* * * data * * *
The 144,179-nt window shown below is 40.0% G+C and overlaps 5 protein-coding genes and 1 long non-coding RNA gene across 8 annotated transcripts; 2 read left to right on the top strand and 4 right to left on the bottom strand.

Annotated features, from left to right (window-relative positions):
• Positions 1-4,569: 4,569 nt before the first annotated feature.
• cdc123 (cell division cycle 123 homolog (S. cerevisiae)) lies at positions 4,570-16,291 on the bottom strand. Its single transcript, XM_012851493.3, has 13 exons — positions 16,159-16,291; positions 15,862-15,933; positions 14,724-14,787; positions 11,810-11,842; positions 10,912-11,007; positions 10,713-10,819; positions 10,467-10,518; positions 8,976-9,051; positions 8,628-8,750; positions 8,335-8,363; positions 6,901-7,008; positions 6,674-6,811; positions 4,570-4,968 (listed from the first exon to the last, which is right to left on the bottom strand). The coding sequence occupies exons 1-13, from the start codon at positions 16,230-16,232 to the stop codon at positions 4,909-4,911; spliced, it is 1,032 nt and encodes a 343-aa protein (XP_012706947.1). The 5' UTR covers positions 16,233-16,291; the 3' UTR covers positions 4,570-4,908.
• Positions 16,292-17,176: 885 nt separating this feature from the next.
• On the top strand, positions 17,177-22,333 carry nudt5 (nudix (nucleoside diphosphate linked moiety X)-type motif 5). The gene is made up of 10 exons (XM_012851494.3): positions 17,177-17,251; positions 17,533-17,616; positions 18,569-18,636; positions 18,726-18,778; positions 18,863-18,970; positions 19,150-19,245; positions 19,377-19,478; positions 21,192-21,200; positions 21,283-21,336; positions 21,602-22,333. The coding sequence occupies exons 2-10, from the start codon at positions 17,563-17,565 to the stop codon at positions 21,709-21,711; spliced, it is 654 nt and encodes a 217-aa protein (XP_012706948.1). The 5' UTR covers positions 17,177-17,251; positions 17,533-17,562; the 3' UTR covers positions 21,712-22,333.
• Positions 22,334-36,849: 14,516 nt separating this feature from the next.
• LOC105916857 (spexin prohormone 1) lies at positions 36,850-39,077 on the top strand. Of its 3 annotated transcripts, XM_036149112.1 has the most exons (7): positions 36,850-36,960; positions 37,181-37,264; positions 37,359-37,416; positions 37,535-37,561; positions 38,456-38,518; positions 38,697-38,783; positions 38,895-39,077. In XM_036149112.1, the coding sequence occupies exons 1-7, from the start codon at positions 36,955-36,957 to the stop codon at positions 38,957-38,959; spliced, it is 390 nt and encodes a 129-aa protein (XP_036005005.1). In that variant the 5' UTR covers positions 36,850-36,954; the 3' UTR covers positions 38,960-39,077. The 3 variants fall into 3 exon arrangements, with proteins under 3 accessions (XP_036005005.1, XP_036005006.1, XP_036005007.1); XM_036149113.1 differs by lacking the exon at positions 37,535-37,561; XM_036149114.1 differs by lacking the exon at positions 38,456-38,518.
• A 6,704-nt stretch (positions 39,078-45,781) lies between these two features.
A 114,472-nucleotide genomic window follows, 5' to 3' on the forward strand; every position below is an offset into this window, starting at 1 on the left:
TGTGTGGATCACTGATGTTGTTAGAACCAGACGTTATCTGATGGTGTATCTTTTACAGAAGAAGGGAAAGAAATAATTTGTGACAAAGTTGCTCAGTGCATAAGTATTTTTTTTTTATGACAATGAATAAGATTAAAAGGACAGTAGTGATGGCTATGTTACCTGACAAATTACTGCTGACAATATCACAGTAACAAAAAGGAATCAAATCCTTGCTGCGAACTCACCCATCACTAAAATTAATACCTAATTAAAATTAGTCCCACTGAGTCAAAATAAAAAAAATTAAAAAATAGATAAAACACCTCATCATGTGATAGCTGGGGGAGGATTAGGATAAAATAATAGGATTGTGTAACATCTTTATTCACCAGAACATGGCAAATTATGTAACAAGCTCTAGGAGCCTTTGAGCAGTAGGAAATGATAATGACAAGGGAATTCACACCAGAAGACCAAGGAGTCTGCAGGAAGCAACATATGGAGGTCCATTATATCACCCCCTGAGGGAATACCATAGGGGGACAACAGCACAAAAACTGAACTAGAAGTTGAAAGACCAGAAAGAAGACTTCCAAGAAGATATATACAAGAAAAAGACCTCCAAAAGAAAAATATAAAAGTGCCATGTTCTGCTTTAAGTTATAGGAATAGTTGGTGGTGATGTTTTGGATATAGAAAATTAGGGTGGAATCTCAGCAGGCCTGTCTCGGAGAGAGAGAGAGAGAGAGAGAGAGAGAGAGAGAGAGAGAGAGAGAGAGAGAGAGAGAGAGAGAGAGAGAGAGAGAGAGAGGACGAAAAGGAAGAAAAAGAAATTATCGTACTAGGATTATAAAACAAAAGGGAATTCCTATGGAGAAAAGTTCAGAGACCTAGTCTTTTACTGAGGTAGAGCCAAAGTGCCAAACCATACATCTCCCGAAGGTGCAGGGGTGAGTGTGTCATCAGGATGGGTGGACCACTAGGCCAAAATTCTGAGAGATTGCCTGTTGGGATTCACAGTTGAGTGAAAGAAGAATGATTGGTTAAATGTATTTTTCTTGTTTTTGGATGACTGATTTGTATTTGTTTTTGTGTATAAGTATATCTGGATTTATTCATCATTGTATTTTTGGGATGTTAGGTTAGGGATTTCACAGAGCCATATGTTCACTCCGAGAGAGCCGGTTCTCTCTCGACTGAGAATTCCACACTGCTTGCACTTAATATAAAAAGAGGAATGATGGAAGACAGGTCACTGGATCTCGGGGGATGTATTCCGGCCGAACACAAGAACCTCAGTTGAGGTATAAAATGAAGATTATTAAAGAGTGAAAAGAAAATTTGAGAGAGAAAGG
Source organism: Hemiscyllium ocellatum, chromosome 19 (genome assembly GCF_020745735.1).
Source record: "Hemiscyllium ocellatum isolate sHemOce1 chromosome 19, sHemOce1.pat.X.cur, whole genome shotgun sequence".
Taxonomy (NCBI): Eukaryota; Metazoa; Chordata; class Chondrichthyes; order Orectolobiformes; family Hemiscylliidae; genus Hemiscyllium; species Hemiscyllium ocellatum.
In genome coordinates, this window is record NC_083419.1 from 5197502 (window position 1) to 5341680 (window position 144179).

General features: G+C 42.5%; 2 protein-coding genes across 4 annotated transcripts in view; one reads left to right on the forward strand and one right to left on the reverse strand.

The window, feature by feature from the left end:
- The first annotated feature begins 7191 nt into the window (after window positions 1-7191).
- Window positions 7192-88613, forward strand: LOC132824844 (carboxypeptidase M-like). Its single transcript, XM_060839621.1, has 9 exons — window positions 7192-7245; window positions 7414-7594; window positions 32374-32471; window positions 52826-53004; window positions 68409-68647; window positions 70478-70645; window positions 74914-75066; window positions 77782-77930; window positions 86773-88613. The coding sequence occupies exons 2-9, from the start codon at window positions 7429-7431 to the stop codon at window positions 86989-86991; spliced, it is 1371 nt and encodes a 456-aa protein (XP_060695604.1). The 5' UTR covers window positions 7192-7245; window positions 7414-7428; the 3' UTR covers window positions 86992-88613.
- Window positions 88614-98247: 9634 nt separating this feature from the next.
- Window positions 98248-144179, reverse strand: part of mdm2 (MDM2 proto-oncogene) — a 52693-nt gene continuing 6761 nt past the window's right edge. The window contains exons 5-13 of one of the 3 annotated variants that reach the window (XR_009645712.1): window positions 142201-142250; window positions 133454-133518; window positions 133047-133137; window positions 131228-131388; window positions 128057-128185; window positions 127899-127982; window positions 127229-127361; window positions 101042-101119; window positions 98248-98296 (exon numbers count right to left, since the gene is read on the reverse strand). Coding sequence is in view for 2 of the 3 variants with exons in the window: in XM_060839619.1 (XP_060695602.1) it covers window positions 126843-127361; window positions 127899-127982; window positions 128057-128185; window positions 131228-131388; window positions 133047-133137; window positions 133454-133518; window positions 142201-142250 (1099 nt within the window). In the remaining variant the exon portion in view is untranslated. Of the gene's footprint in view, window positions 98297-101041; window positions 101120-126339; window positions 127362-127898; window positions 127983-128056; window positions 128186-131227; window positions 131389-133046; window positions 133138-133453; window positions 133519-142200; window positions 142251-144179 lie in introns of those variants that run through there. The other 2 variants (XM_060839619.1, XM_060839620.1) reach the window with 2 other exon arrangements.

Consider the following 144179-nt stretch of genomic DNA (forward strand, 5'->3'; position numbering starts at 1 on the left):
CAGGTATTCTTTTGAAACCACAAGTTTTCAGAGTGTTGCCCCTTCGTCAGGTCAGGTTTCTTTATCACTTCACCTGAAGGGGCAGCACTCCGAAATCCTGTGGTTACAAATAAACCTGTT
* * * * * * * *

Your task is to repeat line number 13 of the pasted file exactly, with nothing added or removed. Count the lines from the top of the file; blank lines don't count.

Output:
Source record: "Hemiscyllium ocellatum isolate sHemOce1 chromosome 19, sHemOce1.pat.X.cur, whole genome shotgun sequence".